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NATHUNI RAM V. RAGHUPAT RAM AND ORS  RD-SC 202 (23 February 2007)
Dr. ARIJIT PASAYAT & R.V. RAVEENDRAN
(Arising out of SLP (Civil) No. 6902 of 2005) Dr. ARIJIT PASAYAT, J.
Challenge in this appeal is to the judgment rendered by a learned Single Judge of the Jharkhand High Court. The plaintiff, who had filed the second appeal before the High Court under Section 100 of the Code of Civil Procedure, 1908 (in short the 'Code'), has filed this appeal.
Detailed reference to the factual aspect is really unnecessary.
Plaintiff had filed the suit for declaration of title as well as confirmation of possession over the suit land. The description of the property was given as plot No. 51 measuring 36 decimal of land appertaining to Khata No. 80 of Village Japla, Dhorhara, District Palamu. The suit was dismissed by the learned Munsif Daltonganj.
An appeal was carried before the first appellate court. In the appeal, learned VIII Additional District Judge, Palamau held that the appellant's claim was to be accepted in respect of 22 decimal of land and that the defendants had got possession over 14 decimals of land. Appellant filed appeal under Section 100 of the Code questioning correctness of the view expressed by the first appellate court.
The following question was formulated in the second appeal treating the same to be a substantial question of law.
"Whether the Court of appeal below erred in law in rejecting plaintiff's claim over 14 decimals out of total 36 decimals land of plot No. 51, when Raiyati Settlement obtaining in 1342 Fasli was not negatived."
It is to be noted that the defendants had not questioned correctness of the judgment and decree of the first appellate Court. Hereafter starts the confusion. Though the defendants had not questioned correctness of the view expressed by the first appellate court and even had not tried to support the conclusions during hearing of the second appeal filed by the appellant, yet the High Court set aside the order of the first appellant court and consequentially confirmed the judgment of the trial court. As if that was not enough, in the ultimate conclusion the High Court noted that the appeal filed by the appellant was allowed. In fact the relief that was granted to the appellant by the first appellate court was reversed.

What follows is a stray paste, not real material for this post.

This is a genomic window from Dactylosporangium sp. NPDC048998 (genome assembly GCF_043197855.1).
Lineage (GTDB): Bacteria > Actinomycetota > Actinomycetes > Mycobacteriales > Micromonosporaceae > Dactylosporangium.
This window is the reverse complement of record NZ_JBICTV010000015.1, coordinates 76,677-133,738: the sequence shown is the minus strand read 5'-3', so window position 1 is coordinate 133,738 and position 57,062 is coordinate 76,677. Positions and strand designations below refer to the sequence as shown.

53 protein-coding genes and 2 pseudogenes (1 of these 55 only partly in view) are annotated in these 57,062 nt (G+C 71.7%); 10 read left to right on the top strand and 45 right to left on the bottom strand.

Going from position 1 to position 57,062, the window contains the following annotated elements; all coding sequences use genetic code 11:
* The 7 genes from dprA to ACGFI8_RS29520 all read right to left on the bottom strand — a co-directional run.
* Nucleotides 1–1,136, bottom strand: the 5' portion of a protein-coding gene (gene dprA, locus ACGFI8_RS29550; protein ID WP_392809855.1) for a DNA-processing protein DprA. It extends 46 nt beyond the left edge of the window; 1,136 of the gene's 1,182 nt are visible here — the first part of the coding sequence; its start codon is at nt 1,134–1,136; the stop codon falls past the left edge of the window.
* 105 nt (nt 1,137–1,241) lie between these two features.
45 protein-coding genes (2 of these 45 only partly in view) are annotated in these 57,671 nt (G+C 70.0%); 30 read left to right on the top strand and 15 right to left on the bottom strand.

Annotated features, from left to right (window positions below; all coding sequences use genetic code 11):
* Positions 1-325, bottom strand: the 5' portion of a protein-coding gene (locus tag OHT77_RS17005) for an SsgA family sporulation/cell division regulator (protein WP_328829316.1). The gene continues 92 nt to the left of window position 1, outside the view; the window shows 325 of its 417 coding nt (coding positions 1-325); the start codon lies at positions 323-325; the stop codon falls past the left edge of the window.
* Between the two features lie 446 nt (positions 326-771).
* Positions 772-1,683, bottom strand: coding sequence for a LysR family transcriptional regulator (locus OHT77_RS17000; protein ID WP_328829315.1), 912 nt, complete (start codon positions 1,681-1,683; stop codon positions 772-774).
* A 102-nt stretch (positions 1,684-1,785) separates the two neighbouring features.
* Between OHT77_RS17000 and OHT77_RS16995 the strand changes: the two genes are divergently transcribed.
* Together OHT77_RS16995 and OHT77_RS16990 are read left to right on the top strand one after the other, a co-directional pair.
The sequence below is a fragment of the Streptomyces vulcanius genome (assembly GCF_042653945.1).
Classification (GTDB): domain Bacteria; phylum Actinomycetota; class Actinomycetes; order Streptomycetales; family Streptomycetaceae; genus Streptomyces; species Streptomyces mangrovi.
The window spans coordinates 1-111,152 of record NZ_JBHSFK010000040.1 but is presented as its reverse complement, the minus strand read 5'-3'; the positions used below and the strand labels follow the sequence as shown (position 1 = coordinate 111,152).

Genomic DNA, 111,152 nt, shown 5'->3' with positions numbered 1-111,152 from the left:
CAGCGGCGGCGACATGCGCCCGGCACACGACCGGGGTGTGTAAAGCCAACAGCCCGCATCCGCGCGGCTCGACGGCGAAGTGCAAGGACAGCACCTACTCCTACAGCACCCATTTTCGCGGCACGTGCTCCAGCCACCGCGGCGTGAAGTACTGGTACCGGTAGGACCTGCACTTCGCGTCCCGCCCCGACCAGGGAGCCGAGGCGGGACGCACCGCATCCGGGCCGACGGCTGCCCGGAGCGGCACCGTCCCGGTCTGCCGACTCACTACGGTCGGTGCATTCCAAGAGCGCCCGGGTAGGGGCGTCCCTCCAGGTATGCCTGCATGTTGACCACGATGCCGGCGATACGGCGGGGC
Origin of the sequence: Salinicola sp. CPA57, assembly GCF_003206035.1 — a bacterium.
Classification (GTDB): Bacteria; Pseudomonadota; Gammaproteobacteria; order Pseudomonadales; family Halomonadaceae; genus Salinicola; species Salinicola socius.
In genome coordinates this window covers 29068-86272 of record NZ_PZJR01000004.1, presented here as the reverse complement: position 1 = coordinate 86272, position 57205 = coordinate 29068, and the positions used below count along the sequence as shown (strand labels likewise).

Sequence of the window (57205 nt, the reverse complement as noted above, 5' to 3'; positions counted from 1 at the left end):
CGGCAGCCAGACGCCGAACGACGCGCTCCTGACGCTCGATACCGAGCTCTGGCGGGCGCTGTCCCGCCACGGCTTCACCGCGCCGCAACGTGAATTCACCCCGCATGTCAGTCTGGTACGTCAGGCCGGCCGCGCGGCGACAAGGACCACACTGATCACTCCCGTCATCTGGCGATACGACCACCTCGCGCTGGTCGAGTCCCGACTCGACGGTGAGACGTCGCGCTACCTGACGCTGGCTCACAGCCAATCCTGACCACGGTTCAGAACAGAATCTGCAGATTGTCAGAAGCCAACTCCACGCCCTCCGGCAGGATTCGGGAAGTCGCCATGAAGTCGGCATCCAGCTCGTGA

In support of the appeal learned counsel for the appellant submitted that the course adopted by the High Court is clearly contrary to law. Admittedly there was no appeal questioning the first appellate court's view regarding appellant's entitlement to 22 decimals of land. In the absence of an appeal by the defendants it was not open to the High Court to take a contrary view.
Learned counsel for the respondents fairly conceded that there was no appeal filed by them so far as the relief granted by the first appellant court i.e. 22 decimals of land. It was also fairly conceded that there was no stand taken by them before the High Court to the effect that the relief granted to the appellant was not legal.
As noted above there are confusions galore in the High Court's order; firstly the appeal was dismissed but the first appellate court's order which was in favour of the appellant was set aside without any challenge from the defendants ;
secondly in the appellant's appeal the relief which was not questioned by anybody could not have been nullified; thirdly, the High Court's ultimate conclusion was that the appeal was allowed while it was otherwise.
Above being the position we allow the appeal to the extent that the relief granted to the appellant by the first appellate court stands confirmed. The High Court's order, directing that the appellate court's judgment is to be reversed and that of the trial court is to be restored, cannot stand to that extent.
The appeal is allowed without any orders as to costs.
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